Sixth Section on the Chart

      As to this section, I would suggest to you that the statutory authority is set out in note 9 on page 355, 25 U.S.C. 404. Notice that the fourth line excepts the lands, in Oklahoma and the States of Minnesota and South Dakota whereas in the last proviso only Minnesota and South Dakota are exempted.

      To be on the safe side, I took the position on chart that the statute is not applicable to Oklahoma.

Seventh Section on the Chart

      The next section deals with sales by the Secretary of non-competent allottees or heirs. In United States v. Nez Pence County, cited in note 10 on page 357, the Court ruled that non-competents included not only those who lack capacity because of nonage, imbecility or insanity but also those who had only a trust patent or a patent containing restrictions against alienation. The Bacher v. Patencio case, cited on page 357, upheld the Area Director when he approved the sale but subsequently refused to issue the patent because the Indian for whom a conservator had been appointed decided he wanted to keep the land.

Eighth Section on the Chart

      Perhaps this is the most important provision as far as alienation by allottees goes. Let us look at the statute in note 11 on page 358, particularly the first proviso.

      The consequences of the issuance of the fee patent authorized therein is included in the notes in the bottom half of page 359 and on page 360.

      The Dillon case is particularly significant because it holds that where a fee patent is issued, even though issued because of fraud, the issuance of the patent and the following deed of the allottee could not be set aside. The action was barred by the state statute of limitations. The Court quoted the first part of 25 U.S.C 349 set out on page 358.

      In the case which runs over from page 359 to page 360, a fee patent was issued without the Indian having applied. The court held that the United States was not relieved of its trust duties and that under the circumstance the land did not become subject to state taxation.

      The Chatterton case, on page 360, held that where the allottee did apply for a patent, its issuance could be attacked only directly and not collaterally.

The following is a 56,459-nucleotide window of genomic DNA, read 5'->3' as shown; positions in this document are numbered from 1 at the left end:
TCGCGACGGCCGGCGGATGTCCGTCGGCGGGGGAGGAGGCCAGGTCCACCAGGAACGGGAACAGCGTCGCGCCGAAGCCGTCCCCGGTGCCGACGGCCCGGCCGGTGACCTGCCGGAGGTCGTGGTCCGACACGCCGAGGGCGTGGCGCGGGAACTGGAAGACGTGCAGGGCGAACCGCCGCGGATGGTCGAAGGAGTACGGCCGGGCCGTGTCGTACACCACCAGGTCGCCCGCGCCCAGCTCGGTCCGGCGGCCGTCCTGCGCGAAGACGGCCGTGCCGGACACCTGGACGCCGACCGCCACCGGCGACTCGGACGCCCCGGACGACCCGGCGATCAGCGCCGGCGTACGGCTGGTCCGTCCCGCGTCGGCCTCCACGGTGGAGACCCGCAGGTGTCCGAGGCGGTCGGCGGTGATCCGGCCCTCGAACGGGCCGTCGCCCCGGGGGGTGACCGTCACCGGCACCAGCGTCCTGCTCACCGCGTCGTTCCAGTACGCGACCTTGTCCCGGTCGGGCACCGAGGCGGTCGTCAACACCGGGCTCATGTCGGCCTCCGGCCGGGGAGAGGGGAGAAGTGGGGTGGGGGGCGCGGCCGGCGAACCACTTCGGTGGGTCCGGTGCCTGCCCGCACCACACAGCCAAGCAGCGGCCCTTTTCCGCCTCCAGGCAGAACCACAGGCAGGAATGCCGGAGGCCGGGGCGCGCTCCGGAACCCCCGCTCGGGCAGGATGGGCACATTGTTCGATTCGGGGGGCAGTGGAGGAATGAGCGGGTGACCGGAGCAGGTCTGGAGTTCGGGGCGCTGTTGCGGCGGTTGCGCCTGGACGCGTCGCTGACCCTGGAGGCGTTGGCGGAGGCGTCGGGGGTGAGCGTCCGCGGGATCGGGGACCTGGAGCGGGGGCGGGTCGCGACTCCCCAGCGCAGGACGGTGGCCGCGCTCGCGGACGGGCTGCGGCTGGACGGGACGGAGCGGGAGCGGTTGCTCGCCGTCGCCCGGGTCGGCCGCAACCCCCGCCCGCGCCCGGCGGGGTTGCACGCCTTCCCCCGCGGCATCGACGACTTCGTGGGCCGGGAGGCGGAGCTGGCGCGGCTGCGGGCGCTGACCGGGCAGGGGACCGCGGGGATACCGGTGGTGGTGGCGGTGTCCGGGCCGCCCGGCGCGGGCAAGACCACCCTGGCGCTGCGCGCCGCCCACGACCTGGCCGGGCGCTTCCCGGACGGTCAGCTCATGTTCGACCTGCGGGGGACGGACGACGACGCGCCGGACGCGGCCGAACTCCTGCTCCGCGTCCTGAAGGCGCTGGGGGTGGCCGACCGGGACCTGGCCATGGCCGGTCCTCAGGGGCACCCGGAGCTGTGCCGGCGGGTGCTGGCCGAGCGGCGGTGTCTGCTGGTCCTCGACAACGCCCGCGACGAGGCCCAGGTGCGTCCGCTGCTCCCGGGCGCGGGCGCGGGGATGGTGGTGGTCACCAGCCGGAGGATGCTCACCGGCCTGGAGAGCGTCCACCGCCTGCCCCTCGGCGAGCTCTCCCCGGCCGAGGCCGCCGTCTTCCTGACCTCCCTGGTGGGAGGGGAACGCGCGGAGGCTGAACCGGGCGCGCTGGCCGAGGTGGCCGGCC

The Dickson case on the same page is one of those Chinese puzzles I dearly love. The patent had been issued before the allottee had reached his majority under state law. He conveyed to A before he reached 21. Then after reaching 21 he conveyed to B. The U.S. Supreme Court held that B prevailed. The Court reasoned that although the issuance of the fee patent did determine his age as far as-his right to have the patent, the issue of the patent did not determine the effect of his deed to A. After the issuance of the patent, state law controlled and under state law he was not 21 even if the issuance of the patent determined that he was, so his deed to A was voidable and the subsequent conveyance to B was tantamount to a disaffirmance of his prior deed to A.

Ninth Section on the Chart

      The next section is, with a reading of note 12, self explanatory but I do want to make this point even though the statute says it clearly.

      That point is that under applicable statute 25 U.S.C. S 408 set out on page 360, the duty of the Secretary when he has accepted a surrender from the allottee is to reallot the land to the children subject to the same restrictions to which it was subject in the hands of the allottee.

Tenth Section on the Chart

      The next to last section on the chart deals with a statute authorizing the Secretary to approve mortgages of Indian owners. Perhaps I need to explain the question marks before and after the beginning date "3/29/19562' I inserted these marks because there was an argument by those sponsoring this legislation that the Secretary already had the power. But money lenders were not sure that the argument that the Secretary's power to approve sales included the lesser power to approve mortgages. This argument seems sound to me. Congress at the request of the B.I.A. passed the legislation and included a curative provision providing that in all prior cases where the Secretary had approved mortgages before the date of the Act, his approval was confirmed.

      The desirability of such legislation is obvious. The owner of restricted land needing money to develop the land would have to have collateral to borrow that money from commercial sources. In many cases his only collateral would be the restricted land, but if the land could not be mortgaged - no loan. The power of the Secretary to approve or disapprove of the loan gives the Secretary some controls over the use of the money.

Eleventh Section on the Chart

      The last section was added in 1983. I just stumbled over it in looking for something else. It seems to me that in light of Sampson v. Andrews, cited on page 364, it may become a frequently used device by coheirs.